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I have always been curious about how do, say two computers, connect over the Internet.

For example, using the IP address from whatismyip service, I can only see the config page of my router, but pure p2p services like Bitcoin connect two computers directly, if they use IP address. the would have connected to my router/wireless AP. Do they really use IP or other methods? I do not need to do even port-forwarding in order to get p2p software working.

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The reason why you can see your router page is because you're accessing it from your own network. Other computers treat your IP as an address to your computer. –  Doktoro Reichard Dec 18 '13 at 15:21
    
en.bitcoin.it/wiki/Protocol_specification for a bit of info regarding how the bitcoin protocol works at the network level. At the bottom of the page it looks like there is a bitcoin dissector being written for WireShark (packet capture tool for Win/Linux/Mac) –  Richie086 Dec 18 '13 at 22:31
    
Hello @DoktoroReichard I mean that when I use whatismyip service to get my external ip, I get the ip of my router. So I read about that when I get this, I will need to forward a port to the internal ip of my computer. But what I encounter is that when I use peer-to-peer client, I don't need to do that. What I understand about p2p is that nodes are connected directly to each other, so how is that done when I can't even connect to my computer from external network? –  Alexander Ho Dec 19 '13 at 14:46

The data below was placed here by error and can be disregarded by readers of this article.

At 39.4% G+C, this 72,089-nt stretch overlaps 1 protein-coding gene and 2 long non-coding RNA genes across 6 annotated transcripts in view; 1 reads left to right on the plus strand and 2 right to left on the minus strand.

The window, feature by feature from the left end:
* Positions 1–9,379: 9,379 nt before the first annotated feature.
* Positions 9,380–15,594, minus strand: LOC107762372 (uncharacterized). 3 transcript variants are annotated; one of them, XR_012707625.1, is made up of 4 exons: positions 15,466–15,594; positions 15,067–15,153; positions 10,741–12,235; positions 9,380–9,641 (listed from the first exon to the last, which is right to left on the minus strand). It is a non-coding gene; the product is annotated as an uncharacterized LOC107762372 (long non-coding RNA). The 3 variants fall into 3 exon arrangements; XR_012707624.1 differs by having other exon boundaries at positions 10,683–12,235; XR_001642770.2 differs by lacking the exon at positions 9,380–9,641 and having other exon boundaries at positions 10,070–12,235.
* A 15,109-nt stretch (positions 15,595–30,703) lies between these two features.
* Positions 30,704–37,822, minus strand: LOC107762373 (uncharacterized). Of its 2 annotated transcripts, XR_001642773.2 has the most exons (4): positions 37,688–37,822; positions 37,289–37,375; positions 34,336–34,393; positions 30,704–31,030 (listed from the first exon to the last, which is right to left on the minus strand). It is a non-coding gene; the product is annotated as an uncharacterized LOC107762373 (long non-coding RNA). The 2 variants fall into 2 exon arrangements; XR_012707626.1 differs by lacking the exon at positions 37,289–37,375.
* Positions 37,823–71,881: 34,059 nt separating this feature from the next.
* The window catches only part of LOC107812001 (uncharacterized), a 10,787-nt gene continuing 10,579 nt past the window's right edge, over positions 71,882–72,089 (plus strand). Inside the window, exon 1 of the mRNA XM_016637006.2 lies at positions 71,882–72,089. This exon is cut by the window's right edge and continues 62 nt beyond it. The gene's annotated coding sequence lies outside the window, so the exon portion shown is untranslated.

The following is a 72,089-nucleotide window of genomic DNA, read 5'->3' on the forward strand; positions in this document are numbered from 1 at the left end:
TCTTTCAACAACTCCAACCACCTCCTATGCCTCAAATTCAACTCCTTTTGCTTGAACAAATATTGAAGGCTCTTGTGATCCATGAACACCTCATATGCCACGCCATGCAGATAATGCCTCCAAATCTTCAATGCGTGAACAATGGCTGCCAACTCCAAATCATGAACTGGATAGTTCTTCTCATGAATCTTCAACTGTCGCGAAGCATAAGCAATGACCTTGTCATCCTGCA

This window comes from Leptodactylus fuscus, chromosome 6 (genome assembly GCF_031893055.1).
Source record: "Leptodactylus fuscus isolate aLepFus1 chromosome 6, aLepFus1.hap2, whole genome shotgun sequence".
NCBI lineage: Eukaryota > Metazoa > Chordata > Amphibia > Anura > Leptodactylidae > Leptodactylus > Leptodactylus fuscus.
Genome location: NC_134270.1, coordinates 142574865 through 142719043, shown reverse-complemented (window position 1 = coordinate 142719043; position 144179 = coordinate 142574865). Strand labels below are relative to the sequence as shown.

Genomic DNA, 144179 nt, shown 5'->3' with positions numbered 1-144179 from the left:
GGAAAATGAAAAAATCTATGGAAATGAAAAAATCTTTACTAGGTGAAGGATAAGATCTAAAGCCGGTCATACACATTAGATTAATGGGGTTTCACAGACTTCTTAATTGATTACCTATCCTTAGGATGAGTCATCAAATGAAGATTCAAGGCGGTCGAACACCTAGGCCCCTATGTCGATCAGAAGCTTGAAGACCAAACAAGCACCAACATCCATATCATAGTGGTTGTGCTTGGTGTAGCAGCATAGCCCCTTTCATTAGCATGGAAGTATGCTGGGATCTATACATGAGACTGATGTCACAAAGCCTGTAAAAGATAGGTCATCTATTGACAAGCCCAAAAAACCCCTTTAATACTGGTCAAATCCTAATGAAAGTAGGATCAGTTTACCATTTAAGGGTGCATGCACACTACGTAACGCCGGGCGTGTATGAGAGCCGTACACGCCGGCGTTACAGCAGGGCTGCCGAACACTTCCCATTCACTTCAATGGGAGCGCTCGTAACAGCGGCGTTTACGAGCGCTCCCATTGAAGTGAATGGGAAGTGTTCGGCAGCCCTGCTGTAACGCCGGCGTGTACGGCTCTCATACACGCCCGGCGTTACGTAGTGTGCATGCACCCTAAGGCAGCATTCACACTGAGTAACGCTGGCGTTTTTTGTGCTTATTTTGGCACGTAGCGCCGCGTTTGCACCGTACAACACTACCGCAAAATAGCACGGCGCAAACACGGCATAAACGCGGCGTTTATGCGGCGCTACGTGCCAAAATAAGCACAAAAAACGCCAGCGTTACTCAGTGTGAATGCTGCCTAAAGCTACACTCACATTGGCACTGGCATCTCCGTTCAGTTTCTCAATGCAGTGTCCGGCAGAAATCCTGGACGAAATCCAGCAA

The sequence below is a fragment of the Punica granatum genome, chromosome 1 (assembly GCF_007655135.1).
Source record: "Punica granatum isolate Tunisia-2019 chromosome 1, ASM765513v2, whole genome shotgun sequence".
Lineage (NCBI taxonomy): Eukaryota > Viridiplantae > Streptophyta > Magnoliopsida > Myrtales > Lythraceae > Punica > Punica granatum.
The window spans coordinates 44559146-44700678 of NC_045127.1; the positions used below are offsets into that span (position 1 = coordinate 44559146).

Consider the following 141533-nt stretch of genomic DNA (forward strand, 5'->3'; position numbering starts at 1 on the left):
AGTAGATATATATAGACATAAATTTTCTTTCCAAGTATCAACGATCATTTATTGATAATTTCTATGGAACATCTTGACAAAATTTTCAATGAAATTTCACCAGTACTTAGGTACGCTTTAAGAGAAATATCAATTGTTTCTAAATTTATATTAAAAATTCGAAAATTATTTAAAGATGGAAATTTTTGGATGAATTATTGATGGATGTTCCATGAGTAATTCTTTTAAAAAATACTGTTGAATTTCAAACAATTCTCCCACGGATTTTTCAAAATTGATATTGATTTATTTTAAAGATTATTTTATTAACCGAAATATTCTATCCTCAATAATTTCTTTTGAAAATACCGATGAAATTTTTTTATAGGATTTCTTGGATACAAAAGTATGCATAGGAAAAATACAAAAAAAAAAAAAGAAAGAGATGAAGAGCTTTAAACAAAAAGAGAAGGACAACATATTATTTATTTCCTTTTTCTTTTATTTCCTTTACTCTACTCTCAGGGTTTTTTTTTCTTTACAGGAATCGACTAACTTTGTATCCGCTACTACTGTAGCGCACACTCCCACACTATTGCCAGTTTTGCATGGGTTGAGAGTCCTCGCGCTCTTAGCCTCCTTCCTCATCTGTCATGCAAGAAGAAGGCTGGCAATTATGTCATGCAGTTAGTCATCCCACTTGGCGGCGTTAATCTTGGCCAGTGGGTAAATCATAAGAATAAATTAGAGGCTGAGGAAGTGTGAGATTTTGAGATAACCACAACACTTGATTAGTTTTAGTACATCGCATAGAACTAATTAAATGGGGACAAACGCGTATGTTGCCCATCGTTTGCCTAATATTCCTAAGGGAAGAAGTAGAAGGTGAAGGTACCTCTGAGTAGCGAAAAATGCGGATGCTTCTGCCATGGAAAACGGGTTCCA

Because p2p took care of the connection between two computers that accept it. You can't "connect" to your computer from an external network because, among other things, it isn't set up to do so. An example is an HTTP server, like Apache. If you have Apache and configured a webpage, then any request made to your IP address that comes through port 8080 will be treated by Apache as an HTTP request... in a way you are now connected to your computer. Port forwarding is needed, though, if the router itself is unable to rout the communications. –  Doktoro Reichard Dec 19 '13 at 16:41

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If you are interested in how P2P applications communicate over the internet, it really depends on which P2P application you are talking about. All of the P2P applications I am aware of transmit over TCP/IP considering it is the foundation that the Internet works on top of.

Each application communicates over a network protocol which is usually specifically tailored by whomever developed the application in question. For example, BitTorrent usually transmits over a range of ports (6881-6889) and the functionality of BitTorrent in regard to how it communicates over the internet is best summed up by the following (taken from WikiPedia)

A BitTorrent client is any program that implements the BitTorrent protocol. Each client is capable of preparing, requesting, and transmitting any type of computer file over a network, using the protocol. A peer is any computer running an instance of a client.

The same can be said for any application, be it server-client based or P2P or whatever other type of topology it uses. All communication happens via network protocols that both computers understand.

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